Former Shin Bet chief Yuval Diskin on Thursday hurled back at Prime Minister Benjamin Netanyahu after the latter's associates called him "frustrated and sanctimonious" after he criticized government policies on the Palestinians at a public forum marking the 10th anniversary of the Geneva Initiative.
- Ex-Shin Bet chief: Conflict with Palestinians riskier for Israel than nuclear Iran
- Netanyahu's aides: Ex-Shin Bet chief is 'frustrated and sanctimonious'
- Is an axis of politicians conspiring to unseat Netanyahu?
- Rejecting two states means endangering Israel - and the Diaspora
- Ex-Shin Bet chief lambasts Netanyahu's Likud as 'shallow'
In a post on his Facebook page, Diskin turned his reaction into a personal attack of his against the prime minister: "I heard the response of the Prime Minister's Bureau to my speech last night, and thought at least this time they didn't use Arik Einstein, may he rest in peace, as a way of ignoring the significance of the problem on the table," Diskin wrote.
"As it were, soon enough they'll be sending Gila Gamliel, Gilad Erdan and all the rest of the sycophants to explain why it's okay to own three houses on the state's tab, to buy 10,000 shekels worth of ice cream, to pay 84,000 shekels for water, to take suitcases filled with clothes to wash and iron at hotels abroad, to buy scented candles for 6,000 shekels - since the prime minister needs to concentrate on eliminating the Iranian threat…. It's sad. And we all hear it, and don't say a word," Diskin added.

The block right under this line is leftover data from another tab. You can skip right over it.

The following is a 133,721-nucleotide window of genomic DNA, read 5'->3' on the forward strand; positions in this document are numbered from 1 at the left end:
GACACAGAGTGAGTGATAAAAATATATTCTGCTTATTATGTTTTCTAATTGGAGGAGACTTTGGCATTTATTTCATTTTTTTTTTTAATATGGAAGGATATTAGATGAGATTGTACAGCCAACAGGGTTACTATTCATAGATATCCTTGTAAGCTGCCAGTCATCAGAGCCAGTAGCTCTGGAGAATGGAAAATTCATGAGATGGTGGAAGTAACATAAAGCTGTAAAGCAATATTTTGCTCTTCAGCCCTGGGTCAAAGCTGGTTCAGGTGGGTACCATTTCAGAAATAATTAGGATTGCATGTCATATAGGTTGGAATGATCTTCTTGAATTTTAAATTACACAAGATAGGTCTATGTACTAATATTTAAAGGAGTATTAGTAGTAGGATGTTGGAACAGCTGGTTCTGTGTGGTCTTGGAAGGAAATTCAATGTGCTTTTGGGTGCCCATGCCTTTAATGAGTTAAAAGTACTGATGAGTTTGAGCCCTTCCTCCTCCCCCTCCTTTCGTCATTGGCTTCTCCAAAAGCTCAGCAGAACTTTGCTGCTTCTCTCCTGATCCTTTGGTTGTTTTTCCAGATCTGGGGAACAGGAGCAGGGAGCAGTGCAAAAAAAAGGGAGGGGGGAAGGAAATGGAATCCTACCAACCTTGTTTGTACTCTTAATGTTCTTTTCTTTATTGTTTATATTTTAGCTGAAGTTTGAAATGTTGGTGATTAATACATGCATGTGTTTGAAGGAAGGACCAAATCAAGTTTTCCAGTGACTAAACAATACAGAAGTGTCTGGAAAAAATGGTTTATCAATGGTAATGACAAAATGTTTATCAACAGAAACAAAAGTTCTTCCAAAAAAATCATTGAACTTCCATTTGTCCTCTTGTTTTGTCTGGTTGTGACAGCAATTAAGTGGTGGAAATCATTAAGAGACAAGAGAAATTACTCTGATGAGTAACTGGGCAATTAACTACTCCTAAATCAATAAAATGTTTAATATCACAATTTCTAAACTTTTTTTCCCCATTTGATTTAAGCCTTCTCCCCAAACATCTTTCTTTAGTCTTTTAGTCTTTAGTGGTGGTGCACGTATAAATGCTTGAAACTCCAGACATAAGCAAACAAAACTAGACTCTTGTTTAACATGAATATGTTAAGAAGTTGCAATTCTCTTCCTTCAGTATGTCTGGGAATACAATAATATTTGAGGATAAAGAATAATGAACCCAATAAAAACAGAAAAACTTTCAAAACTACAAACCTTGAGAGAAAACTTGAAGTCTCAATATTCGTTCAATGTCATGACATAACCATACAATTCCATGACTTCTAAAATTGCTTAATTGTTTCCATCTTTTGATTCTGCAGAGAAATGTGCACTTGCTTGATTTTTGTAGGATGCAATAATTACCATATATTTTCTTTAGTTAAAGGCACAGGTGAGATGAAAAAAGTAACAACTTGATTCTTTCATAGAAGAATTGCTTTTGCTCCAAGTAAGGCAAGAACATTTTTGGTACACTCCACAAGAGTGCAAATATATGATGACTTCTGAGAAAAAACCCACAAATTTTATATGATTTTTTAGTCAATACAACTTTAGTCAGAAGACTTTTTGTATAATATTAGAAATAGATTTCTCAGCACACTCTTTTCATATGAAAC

The former Shin Bet chief used his address at the Geneva Initiative event to warn that "the ramifications of failed negotiations are far graver for Israel’s future than the Iranian nuclear program."
“We need an agreement now, before we get to a point of no return, after which a two-state solution will be impossible,” Diskin said. "I say it even though it is unpopular to do so."
“I would like to know that our home here has clear borders, and that we’re putting the sanctity of people before the sanctity of land," Diskin added. "I want a homeland that does not require the occupation of another people in order to maintain itself."
Criticizing the government's policies, Diskin also said. “The coalition in Israel and the problems of control in the Likud are making an agreement with the Palestinians impossible,” he said.
In response to the address, associates of Netanyahu's in the Prime Minister's Bureau said: "Anyone who thinks the Palestinian threat is bigger than the threat of an Iranian nuclear bomb is disconnected from reality and lacks strategic vision."